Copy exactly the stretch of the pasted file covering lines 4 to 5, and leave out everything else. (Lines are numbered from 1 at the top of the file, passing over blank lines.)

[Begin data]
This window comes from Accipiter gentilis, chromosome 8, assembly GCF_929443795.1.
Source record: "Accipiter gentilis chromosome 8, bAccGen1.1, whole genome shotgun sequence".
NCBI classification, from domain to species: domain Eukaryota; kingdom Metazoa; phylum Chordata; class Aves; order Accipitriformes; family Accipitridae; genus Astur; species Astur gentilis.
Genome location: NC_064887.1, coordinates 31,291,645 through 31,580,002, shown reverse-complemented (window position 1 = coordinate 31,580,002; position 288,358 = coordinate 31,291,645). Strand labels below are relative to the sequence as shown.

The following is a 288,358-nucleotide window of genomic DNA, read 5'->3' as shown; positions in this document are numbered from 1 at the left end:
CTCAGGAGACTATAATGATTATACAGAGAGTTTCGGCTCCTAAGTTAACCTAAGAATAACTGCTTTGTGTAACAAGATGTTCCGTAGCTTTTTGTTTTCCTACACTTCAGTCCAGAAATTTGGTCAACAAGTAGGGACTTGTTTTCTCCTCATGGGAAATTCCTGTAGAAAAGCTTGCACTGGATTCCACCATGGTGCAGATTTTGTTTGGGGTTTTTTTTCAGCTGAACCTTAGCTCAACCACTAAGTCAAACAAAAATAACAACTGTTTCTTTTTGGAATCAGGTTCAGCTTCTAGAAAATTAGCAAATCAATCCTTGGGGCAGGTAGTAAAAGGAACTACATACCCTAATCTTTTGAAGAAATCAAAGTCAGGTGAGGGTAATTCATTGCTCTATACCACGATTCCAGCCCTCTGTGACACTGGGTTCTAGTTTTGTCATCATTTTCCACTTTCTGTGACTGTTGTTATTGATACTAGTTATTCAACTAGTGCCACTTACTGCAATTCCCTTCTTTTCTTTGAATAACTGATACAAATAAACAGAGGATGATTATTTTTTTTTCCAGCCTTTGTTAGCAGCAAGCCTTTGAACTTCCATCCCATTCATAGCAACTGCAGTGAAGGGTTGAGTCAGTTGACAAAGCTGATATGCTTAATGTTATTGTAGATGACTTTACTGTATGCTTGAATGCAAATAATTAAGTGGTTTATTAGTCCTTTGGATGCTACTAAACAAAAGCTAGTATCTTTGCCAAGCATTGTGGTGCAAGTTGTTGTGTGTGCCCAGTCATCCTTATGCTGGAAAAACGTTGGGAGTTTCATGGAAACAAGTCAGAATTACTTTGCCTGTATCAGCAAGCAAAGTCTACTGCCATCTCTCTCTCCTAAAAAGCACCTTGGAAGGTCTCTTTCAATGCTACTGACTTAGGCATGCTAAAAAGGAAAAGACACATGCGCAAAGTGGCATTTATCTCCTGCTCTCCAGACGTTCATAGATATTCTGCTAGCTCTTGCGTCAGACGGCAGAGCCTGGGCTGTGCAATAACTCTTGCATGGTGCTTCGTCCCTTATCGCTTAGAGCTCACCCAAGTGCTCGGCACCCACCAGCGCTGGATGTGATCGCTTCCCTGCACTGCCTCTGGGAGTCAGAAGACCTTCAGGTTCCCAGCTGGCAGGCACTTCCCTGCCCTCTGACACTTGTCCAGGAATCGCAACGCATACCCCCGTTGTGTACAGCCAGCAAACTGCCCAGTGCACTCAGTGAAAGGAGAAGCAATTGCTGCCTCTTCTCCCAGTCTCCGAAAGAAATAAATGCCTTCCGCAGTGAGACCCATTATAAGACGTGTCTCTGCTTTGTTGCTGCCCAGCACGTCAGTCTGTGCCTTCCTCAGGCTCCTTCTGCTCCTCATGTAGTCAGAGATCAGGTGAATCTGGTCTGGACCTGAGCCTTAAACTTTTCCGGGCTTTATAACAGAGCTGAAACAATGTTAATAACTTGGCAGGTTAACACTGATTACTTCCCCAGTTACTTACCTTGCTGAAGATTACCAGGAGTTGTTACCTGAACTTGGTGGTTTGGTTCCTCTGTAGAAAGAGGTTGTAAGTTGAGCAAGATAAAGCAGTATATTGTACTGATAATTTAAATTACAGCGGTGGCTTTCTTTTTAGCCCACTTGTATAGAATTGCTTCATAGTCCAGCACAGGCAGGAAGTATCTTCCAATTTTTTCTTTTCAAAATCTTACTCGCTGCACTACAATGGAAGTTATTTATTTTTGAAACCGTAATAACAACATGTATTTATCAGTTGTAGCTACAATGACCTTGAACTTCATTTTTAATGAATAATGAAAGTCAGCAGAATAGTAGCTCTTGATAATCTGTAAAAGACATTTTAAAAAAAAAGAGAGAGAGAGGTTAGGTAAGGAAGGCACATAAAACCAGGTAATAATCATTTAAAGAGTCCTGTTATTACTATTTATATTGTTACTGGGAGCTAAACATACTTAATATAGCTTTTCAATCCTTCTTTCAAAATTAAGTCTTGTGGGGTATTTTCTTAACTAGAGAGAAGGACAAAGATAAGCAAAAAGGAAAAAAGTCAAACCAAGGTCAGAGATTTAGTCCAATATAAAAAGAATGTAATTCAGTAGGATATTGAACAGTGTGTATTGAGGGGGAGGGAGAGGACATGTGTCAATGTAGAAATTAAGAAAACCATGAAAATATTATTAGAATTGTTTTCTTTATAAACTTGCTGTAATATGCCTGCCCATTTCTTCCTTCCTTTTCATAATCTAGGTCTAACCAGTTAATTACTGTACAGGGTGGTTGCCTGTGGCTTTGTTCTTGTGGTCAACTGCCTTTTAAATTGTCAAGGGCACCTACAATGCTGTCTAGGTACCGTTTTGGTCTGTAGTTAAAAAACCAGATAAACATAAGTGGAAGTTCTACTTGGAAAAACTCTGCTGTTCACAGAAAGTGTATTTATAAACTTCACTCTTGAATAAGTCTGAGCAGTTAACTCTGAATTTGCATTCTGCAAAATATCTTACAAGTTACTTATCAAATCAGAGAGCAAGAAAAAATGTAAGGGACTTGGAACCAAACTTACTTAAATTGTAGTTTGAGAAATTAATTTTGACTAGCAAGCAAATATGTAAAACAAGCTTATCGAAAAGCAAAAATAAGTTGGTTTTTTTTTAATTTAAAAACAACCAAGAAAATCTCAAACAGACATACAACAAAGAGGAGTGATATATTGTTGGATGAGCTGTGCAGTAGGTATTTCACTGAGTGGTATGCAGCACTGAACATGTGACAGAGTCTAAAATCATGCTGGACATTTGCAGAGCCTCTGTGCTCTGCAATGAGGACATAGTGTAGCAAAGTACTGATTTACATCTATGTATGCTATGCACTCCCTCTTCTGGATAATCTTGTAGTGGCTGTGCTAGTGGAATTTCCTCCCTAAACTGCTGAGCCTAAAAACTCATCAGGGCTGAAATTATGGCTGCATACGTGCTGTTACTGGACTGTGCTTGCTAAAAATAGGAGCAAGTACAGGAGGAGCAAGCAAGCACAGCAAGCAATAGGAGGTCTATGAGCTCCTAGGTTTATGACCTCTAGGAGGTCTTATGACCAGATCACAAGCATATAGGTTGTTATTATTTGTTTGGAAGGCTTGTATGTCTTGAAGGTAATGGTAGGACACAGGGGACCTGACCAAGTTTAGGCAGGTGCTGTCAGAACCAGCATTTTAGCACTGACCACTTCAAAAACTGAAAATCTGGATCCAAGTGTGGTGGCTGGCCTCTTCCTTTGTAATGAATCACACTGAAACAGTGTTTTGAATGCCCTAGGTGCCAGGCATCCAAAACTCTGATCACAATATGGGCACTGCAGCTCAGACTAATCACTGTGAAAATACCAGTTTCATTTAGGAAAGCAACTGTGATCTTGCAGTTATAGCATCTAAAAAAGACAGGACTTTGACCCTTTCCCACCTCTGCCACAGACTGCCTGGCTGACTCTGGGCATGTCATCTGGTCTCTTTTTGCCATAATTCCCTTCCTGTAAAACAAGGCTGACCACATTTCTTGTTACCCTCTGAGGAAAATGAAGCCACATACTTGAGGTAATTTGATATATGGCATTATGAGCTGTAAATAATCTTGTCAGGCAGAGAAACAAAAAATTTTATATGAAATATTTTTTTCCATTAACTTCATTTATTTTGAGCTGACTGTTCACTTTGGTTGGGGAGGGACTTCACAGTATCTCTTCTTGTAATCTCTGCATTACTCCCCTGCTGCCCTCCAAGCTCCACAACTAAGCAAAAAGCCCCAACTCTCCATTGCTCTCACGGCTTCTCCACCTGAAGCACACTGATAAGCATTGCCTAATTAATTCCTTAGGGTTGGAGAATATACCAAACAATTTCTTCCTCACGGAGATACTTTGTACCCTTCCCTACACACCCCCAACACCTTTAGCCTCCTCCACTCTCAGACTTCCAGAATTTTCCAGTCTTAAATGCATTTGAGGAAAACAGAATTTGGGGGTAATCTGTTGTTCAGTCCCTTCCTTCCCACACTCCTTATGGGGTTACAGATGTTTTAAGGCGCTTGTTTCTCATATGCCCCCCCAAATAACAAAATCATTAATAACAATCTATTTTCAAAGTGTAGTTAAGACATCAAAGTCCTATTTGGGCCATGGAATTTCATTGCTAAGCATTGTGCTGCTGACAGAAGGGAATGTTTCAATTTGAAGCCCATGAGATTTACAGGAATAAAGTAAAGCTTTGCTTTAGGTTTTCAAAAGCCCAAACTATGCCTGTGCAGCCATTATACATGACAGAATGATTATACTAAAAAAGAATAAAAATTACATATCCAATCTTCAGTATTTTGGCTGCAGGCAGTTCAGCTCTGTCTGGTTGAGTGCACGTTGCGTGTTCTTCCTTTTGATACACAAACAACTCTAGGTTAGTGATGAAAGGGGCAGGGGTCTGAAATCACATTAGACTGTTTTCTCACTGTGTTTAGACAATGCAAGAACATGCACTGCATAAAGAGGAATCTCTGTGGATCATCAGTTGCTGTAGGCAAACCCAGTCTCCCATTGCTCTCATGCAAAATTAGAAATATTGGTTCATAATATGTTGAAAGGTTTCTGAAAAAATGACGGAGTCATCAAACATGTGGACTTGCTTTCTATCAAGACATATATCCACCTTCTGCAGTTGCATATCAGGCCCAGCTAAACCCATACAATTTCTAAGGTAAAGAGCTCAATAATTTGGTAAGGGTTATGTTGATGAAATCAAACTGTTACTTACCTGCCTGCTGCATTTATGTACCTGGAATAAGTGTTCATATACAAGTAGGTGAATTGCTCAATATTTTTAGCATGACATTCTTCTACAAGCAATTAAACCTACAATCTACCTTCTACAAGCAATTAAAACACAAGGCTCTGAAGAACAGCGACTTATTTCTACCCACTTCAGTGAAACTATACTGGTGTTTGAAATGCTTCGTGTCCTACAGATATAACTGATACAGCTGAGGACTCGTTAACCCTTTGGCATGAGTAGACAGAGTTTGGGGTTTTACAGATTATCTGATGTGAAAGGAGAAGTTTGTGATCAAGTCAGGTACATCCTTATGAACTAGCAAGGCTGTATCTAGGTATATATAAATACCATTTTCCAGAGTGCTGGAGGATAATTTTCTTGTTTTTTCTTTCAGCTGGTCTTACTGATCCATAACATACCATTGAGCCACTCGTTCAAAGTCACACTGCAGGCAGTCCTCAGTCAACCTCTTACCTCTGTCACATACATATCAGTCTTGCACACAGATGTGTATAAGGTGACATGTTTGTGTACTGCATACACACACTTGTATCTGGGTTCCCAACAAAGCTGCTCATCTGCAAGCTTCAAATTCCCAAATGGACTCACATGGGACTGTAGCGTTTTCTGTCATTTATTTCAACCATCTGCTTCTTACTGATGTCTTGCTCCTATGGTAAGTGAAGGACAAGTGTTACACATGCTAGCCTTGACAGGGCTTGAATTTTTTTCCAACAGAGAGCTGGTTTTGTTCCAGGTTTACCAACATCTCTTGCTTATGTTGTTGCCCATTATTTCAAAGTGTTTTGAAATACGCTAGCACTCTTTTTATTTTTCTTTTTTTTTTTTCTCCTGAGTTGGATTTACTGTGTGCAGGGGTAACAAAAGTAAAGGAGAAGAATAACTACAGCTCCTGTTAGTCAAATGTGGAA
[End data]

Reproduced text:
Genome location: NC_064887.1, coordinates 31,291,645 through 31,580,002, shown reverse-complemented (window position 1 = coordinate 31,580,002; position 288,358 = coordinate 31,291,645). Strand labels below are relative to the sequence as shown.

The following is a 288,358-nucleotide window of genomic DNA, read 5'->3' as shown; positions in this document are numbered from 1 at the left end: